About El Dorado
El Dorado has a rich history as a oil "boom-town" of the 1920s.
The town lived up to the promise of this name when oil was discovered a mile west of the city in 1921. The resulting gush of population and prosperity led to an architectural boom still reflected in a self-guided walking tour of the city’s restored downtown, now filled with beautifully renovated 1930s style buildings and many historic buildings on the National Register.
Downtown is the historic heart of El Dorado, with dozens of shops, stores, restaurants, and nightlife options located near the stately 1928 Union County Courthouse. Beautiful turn-of-the-century architecture and picturesque storefronts connect a diverse mix of specialty shops that sell everything from antiques to art. Downtown is also home to Oil Heritage Park, which pays homage to the city’s boom-town history.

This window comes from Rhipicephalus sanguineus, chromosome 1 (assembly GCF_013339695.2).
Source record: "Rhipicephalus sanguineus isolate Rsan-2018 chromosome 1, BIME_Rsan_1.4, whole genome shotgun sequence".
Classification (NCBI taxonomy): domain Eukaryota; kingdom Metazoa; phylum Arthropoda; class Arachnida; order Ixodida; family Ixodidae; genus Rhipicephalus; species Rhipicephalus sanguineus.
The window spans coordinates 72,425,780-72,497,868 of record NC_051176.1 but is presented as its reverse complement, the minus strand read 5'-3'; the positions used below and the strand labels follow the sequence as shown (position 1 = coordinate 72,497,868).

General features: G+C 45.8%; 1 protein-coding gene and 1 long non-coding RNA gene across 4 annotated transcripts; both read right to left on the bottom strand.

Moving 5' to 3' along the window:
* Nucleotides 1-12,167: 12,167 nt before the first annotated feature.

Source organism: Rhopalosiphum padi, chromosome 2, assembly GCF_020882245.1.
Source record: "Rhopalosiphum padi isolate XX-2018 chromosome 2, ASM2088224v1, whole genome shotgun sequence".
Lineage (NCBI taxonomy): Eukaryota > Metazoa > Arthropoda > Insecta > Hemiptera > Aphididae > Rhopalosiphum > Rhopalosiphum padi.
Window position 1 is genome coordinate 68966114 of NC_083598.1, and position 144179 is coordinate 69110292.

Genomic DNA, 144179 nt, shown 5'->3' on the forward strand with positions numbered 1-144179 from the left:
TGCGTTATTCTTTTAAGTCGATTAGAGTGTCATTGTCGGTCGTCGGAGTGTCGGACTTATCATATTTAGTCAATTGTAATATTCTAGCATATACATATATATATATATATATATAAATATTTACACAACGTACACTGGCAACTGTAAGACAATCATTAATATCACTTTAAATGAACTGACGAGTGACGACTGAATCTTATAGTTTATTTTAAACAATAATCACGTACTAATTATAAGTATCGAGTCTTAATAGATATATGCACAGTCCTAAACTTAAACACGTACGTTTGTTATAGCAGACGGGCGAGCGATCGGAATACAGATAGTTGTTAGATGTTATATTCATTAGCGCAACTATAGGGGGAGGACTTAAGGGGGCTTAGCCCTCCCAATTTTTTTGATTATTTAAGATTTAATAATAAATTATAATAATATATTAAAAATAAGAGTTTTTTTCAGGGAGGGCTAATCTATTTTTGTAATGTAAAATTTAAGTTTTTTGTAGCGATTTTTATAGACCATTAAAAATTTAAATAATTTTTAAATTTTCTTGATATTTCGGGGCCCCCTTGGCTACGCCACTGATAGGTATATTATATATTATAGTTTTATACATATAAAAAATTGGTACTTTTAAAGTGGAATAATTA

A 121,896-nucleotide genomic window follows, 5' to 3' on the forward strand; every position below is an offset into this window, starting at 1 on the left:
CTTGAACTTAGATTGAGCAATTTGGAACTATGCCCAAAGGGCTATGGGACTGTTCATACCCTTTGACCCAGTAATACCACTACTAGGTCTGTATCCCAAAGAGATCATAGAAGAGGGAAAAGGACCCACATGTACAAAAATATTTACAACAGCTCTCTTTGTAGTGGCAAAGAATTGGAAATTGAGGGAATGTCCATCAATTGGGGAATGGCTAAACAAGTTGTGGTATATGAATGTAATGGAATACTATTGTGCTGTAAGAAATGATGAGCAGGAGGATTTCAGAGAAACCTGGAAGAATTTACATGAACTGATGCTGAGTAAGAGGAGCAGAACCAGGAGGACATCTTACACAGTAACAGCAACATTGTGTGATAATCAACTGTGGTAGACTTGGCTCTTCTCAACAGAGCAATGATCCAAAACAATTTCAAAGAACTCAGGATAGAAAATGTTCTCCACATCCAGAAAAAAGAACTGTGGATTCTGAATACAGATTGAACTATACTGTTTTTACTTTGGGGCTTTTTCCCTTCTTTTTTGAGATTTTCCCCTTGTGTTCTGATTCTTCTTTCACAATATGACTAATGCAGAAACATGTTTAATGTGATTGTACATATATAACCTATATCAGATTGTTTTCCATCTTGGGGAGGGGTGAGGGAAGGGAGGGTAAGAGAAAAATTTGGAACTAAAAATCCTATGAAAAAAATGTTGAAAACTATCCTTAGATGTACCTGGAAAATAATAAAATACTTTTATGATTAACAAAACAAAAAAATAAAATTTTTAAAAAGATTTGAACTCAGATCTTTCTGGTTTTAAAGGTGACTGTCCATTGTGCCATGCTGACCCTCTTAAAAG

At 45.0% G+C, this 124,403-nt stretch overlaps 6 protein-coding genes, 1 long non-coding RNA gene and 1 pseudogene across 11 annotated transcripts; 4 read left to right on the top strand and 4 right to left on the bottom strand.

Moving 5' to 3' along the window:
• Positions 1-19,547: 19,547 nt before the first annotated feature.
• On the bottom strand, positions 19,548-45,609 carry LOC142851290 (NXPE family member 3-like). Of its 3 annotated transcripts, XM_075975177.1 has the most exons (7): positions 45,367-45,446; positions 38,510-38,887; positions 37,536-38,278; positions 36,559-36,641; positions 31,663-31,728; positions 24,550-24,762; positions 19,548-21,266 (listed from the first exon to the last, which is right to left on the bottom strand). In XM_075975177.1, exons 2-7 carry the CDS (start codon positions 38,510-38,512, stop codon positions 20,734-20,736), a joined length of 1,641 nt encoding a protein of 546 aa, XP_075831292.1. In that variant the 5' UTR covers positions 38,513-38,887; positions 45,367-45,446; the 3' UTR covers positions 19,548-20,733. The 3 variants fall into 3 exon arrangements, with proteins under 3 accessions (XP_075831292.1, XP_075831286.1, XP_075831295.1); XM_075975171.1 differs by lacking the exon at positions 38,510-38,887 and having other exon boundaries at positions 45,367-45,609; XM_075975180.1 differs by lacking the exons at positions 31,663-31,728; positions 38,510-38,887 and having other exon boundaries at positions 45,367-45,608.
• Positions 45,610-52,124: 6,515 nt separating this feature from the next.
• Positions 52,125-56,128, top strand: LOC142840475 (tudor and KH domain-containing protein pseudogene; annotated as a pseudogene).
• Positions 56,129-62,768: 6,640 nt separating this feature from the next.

El Dorado's festivals have earned it a reputation as an entertainment capital for South Arkansas. Popular events include “Showdown at Sunset, an annual historical re-enactment of the infamous Parnell-Tucker gunfight. Other festivals include a Mayhaw Festival that takes place the first Saturday of each May and the two-day MusicFest in October. The city is also home to cultural offerings like the South Arkansas Arts Center, the South Arkansas Symphony and the Newtown House Museum.
Outdoor opportunities in the area can be found at the Felsenthal National Wildlife Refuge, Moro Bay State Park, and the South Arkansas Arboretum State Park. The nearby town of Smackover is home to the Arkansas Museum of Natural Resources, where visitors can learn more about the South Arkansas oil boom.